It is axiomatic that “a waiver of immunity must be clear and unambiguous,” Tooke, 197 S.W.3d at 333; see also Tex. Gov't Code § 311.034 (immunity waivers must be “effected by clear and unambiguous language”), and that any ambiguity must be resolved in favor of retaining immunity, see Wichita Falls State Hosp. v. Taylor, 106 S.W.3d 692, 697 (Tex. 2003). Statutes waiving governmental immunity are to be strictly construed. See City of Hous. v. Jackson, 192 S.W.3d 764, 770 (Tex. 2006). It is within this framework that we consider the particular waiver at issue here.
MUD 12 correctly notes that the agreement to provide services to the governmental entity “need not be the primary purpose of the agreement” between the parties, Kirby Lake Dev., Ltd. v. Clear Lake City Water Auth., 320 S.W.3d 829, 839 (Tex. 2010), and that the term “services” has been construed “broad[ly] enough to encompass a wide array of activities ․ includ[ing] generally any act performed for the benefit of another under some arrangement or agreement whereby such act was to have been performed.” Id. However, we cannot read the meaning of “services” so broadly that the requirement is read completely out of the statute. Furthermore, such a broad reading of the term “services” is inconsistent and at odds with the overarching statutory and common-law mandates to strictly construe waivers of immunity and resolve ambiguities in favor of retaining immunity. See Tex. Gov't Code § 311.034; Wichita Falls State Hosp., 106 S.W.3d at 697. Not every “benefit” received by a governmental entity operating within a contractual relationship with another party qualifies as a “service” under the Act. See Church & Akin, 442 S.W.3d at 303 (holding that plaintiff's operation of marina on property leased from county provided only indirect benefit to water district); Partners Dewatering, 2015 WL 3637853, at *1–2 (holding that where contract allowing plaintiff to operate liquid dewatering facility on premises of city-owned wastewater-treatment plant also required plaintiff to construct road on city's premises to permit plaintiff's trucks to access facility, road provided only indirect and attenuated benefit to city and did not waive immunity, although other provision of contract did, even though road would likely have remained on city's property upon contract's termination). Instead, the governmental entity must in the first instance have a right under the contract to receive services—even under a broad interpretation of that term—because otherwise the benefits incidentally accruing to it would be too “indirect” and “attenuated” to bring the contract under the Act. See Church & Akin, 442 S.W.3d at 303; Kirby Lake, 320 S.W.3d at 839. As the supreme court has noted: “When a party has no right under a contract to receive services, the mere fact that it may receive services as a result of the contract is insufficient to invoke chapter 271's waiver of immunity.” Church & Akin, 442 S.W.3d at 303.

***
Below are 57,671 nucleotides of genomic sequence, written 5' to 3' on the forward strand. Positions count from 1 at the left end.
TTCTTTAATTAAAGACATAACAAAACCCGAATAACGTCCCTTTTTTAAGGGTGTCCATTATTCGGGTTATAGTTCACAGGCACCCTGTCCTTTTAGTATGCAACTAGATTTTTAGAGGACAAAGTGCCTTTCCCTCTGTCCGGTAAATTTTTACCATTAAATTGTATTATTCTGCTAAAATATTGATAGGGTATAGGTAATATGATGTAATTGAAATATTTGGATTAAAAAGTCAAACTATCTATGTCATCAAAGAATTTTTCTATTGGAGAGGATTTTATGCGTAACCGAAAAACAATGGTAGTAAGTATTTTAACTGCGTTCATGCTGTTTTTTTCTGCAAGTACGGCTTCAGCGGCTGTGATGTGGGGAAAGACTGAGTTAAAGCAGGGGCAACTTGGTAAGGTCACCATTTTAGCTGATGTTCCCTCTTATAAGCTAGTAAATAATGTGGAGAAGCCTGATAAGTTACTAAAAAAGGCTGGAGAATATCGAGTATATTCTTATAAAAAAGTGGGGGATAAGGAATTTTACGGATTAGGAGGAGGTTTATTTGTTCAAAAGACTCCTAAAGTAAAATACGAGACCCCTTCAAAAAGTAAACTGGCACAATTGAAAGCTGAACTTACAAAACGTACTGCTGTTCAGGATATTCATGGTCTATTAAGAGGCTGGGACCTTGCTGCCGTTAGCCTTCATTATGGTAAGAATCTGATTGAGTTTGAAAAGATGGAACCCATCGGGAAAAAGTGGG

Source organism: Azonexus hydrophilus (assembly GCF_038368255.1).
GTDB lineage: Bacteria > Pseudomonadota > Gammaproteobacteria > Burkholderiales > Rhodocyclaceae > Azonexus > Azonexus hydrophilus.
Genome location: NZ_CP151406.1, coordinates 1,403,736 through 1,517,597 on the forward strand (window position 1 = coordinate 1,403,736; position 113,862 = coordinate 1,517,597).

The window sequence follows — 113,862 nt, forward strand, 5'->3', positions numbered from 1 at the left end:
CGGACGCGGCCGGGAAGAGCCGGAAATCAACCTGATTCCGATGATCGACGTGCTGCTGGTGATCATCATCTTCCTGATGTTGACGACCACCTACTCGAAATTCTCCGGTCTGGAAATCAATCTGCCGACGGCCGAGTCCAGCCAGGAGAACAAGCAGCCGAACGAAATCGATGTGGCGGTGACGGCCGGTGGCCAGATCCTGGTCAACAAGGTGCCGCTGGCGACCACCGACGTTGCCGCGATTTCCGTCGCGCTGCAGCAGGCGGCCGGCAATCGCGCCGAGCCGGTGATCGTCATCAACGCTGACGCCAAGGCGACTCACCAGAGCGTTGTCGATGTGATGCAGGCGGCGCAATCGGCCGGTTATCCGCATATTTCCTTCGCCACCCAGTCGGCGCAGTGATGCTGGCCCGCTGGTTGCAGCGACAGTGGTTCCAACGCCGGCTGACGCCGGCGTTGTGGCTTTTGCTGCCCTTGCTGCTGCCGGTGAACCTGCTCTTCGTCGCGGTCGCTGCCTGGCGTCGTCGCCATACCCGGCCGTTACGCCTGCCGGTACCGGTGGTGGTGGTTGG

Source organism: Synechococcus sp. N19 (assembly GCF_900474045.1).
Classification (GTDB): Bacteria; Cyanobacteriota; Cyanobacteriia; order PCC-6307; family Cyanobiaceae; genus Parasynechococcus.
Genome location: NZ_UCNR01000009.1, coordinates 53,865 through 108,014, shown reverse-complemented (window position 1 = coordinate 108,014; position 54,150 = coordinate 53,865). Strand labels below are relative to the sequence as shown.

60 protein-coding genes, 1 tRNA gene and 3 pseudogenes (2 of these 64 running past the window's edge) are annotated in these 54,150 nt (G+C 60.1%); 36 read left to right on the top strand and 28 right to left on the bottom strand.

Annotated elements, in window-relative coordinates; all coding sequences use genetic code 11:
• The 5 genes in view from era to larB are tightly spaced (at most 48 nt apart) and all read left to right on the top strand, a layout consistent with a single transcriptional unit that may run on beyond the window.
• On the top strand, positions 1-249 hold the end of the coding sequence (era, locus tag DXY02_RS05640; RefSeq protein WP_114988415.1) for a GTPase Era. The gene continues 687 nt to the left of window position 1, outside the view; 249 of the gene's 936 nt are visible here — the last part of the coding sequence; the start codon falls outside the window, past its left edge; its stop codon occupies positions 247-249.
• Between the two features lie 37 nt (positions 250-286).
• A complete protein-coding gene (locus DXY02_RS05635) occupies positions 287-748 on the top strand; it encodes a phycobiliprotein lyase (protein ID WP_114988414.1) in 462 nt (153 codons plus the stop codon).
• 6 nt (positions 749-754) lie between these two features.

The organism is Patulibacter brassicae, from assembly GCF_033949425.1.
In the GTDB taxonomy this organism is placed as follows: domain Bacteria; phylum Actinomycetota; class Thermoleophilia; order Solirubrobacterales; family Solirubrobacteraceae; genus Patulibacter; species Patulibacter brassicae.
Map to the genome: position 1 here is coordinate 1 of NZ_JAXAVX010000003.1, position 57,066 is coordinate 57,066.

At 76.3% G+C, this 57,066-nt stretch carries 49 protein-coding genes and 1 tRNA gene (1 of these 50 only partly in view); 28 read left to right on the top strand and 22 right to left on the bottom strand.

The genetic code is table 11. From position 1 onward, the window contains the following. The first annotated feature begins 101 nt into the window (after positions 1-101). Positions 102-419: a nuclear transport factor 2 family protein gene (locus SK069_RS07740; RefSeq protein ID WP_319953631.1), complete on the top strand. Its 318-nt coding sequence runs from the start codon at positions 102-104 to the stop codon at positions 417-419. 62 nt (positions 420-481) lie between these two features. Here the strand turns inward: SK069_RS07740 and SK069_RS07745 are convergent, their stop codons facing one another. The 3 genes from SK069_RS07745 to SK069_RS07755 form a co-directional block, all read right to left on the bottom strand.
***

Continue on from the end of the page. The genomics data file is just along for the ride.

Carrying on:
Here, the unambiguous language in the Services Contract reveals that the Agency had no contractual right to receive any services from MUD 12. The contracted-for right to receive services (water treatment and delivery) flowed in the opposite direction (from the Agency to MUD 12), for the express purpose of enabling MUD 12 to meet its own obligations to its retail customers. Even if installation and conveyance of the Master Meter could be deemed a “service” under a broad interpretation of the term, see Ben Bolt-Palito Blanco Consol. Indep. Sch. Dist. v. Texas Political Subdivs. Prop./Cas. Joint Self-Ins. Fund, 212 S.W.3d 320, 327–28 (Tex. 2006) (holding that self-insurance fund members provide services to fund by virtue of their electing fund's governing board and, therefore, fund's sovereign immunity was waived with respect to member school district's insurance-coverage lawsuit), the Agency had no right under the Services Contract to receive that “service”—in fact, it was a condition precedent to the contract's formation. See Hohenberg Bros. Co. v. George E. Gibbons & Co., 537 S.W.2d 1, 3 (Tex. 1976) (noting that condition precedent to contract's formation occurs where parties have agreed that contract will not be effective or binding until certain conditions occur, and no binding contract will arise until conditions specified have occurred); Ricones v. Windberg, 705 S.W.2d 846, 848 (Tex. App.—Austin 1986, no writ). The plain language of the Services Contract evidences the parties' intent that it not become effective until the Agency accepted the Master Meter and both parties signed the contract. The evidence in the form of the Agency's letter agreement accepting the meter and executing the Services Contract supports that interpretation. Had MUD 12 not installed the Master Meter—for whatever reason—there would be no Services Contract upon which to sue. MUD 12's installation and conveyance of the Master Meter to the Agency prior to the contract's effective date does not equate to a right of the Agency to enforce receipt of that, or any other, “service” under the in-force contract.6